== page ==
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Nanoscale. 2016 Aug 18;8(33):15340-7. doi: 10.1039/c6nr04186h.

Borophene as an extremely high capacity electrode material for Li-ion and Na-ion batteries.

Author information

1
Research Laboratory for Quantum Materials and Engineering Product Development Pillar, Singapore University of Technology and Design, Singapore 487372, Singapore. yanghuiying@sutd.edu.sg shengyuan_yang@sutd.edu.sg and Beijing key Laboratory of Nanophotonics and Ultrafine Optoelectronic Systems, School of Physics, Beijing Institute of Technology, Beijing 100081, China. ygyao@bit.edu.cn.
2
School of Science, Nanchang Institute of Technology, Nanchang 330099, China.
3
Key Laboratory of Flexible Electronics (KLOFE) & Institute of Advanced Materials (IAM), Jiangsu National Synergetic Innovation Center for Advanced Materials (SICAM), Nanjing Tech University (NanjingTech), 30 South Puzhu Road, Nanjing 211816, China.
4
Research Laboratory for Quantum Materials and Engineering Product Development Pillar, Singapore University of Technology and Design, Singapore 487372, Singapore. yanghuiying@sutd.edu.sg shengyuan_yang@sutd.edu.sg.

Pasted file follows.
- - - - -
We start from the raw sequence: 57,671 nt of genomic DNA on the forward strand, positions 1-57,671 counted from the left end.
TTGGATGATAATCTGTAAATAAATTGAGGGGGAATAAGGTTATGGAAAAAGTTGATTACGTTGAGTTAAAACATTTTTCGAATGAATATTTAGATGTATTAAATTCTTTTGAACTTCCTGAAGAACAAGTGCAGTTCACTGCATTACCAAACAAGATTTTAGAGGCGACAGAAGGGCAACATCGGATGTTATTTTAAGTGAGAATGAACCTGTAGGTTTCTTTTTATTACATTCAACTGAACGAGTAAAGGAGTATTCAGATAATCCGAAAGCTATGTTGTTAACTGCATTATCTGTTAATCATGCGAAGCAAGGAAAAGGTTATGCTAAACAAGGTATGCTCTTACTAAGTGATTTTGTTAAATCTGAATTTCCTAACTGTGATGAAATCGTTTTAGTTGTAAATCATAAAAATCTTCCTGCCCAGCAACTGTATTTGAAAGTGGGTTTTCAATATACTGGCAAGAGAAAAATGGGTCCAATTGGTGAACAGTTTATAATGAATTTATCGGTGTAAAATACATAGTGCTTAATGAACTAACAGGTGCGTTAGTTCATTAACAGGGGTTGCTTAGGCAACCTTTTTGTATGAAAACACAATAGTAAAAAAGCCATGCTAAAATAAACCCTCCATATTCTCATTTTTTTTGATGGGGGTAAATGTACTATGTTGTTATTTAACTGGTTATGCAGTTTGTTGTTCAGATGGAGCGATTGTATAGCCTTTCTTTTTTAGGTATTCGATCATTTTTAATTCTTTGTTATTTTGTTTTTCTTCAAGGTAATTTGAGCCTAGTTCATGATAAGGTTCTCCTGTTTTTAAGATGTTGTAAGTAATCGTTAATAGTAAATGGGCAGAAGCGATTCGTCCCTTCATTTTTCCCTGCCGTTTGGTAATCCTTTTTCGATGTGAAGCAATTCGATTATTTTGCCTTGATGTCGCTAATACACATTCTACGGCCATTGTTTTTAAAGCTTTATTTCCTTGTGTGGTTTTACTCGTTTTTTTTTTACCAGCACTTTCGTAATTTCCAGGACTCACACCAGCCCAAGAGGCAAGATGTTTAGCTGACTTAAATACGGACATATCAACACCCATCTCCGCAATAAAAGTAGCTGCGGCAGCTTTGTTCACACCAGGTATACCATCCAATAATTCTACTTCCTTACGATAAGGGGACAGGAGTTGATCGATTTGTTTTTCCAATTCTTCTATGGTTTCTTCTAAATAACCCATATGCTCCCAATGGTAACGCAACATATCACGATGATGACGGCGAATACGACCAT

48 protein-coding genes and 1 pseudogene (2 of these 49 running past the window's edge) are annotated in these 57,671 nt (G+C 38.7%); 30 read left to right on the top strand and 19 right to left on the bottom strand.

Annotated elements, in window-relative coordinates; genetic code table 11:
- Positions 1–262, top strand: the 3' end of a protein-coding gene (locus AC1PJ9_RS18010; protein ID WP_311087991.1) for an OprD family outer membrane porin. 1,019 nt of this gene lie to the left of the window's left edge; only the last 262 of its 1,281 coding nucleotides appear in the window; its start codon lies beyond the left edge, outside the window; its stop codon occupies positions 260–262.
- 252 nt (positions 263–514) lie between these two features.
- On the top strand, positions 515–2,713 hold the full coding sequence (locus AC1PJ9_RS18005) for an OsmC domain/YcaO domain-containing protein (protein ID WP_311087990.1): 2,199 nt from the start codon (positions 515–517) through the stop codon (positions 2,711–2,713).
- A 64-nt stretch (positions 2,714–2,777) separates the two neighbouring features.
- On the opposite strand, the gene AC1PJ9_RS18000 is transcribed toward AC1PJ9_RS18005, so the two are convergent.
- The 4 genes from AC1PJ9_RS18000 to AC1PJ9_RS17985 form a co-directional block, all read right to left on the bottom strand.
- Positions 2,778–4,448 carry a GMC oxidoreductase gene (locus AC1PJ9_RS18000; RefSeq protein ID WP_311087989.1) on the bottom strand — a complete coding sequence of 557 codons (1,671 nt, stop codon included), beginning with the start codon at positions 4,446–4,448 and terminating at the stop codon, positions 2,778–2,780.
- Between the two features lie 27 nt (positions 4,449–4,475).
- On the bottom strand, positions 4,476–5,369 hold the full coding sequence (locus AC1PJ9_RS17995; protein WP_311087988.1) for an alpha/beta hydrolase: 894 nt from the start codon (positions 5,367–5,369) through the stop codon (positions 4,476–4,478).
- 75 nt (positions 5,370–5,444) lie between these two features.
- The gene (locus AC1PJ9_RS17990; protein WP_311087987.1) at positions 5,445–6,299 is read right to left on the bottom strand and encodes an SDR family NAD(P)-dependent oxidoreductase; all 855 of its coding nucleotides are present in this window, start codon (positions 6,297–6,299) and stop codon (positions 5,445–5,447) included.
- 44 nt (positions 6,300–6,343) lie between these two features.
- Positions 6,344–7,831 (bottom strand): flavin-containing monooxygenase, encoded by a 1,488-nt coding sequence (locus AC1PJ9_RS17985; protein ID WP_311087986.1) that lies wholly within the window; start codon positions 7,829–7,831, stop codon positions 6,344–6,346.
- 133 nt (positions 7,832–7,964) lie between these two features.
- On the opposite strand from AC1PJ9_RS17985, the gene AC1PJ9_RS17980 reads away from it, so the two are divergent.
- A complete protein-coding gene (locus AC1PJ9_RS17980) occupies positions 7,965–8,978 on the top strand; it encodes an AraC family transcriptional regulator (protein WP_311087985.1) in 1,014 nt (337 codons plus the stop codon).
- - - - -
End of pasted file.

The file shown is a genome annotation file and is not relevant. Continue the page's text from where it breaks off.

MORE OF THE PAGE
5
Beijing key Laboratory of Nanophotonics and Ultrafine Optoelectronic Systems, School of Physics, Beijing Institute of Technology, Beijing 100081, China. ygyao@bit.edu.cn.

Abstract

"Two-dimensional (2D) materials as electrodes" is believed to be the trend for future Li-ion and Na-ion battery technologies. Here, by using first-principles methods, we predict that the recently reported borophene (2D boron sheets) can serve as an ideal electrode material with high electrochemical performance for both Li-ion and Na-ion batteries. The calculations are performed on two experimentally stable borophene structures, namely β12 and χ3 structures. The optimized Li and Na adsorption sites are identified, and the host materials are found to maintain good electric conductivity before and after adsorption. Besides advantages including small diffusion barriers and low average open-circuit voltages, most remarkably, the storage capacity can be as high as 1984 mA h g(-1) in β12 borophene and 1240 mA h g(-1) in χ3 borophene for both Li and Na, which are several times higher than the commercial graphite electrode and are the highest among all the 2D materials discovered to date. Our results highly support that borophenes can be appealing anode materials for both Li-ion and Na-ion batteries with extremely high power density.

PMID:
27502997
DOI:
10.1039/c6nr04186h

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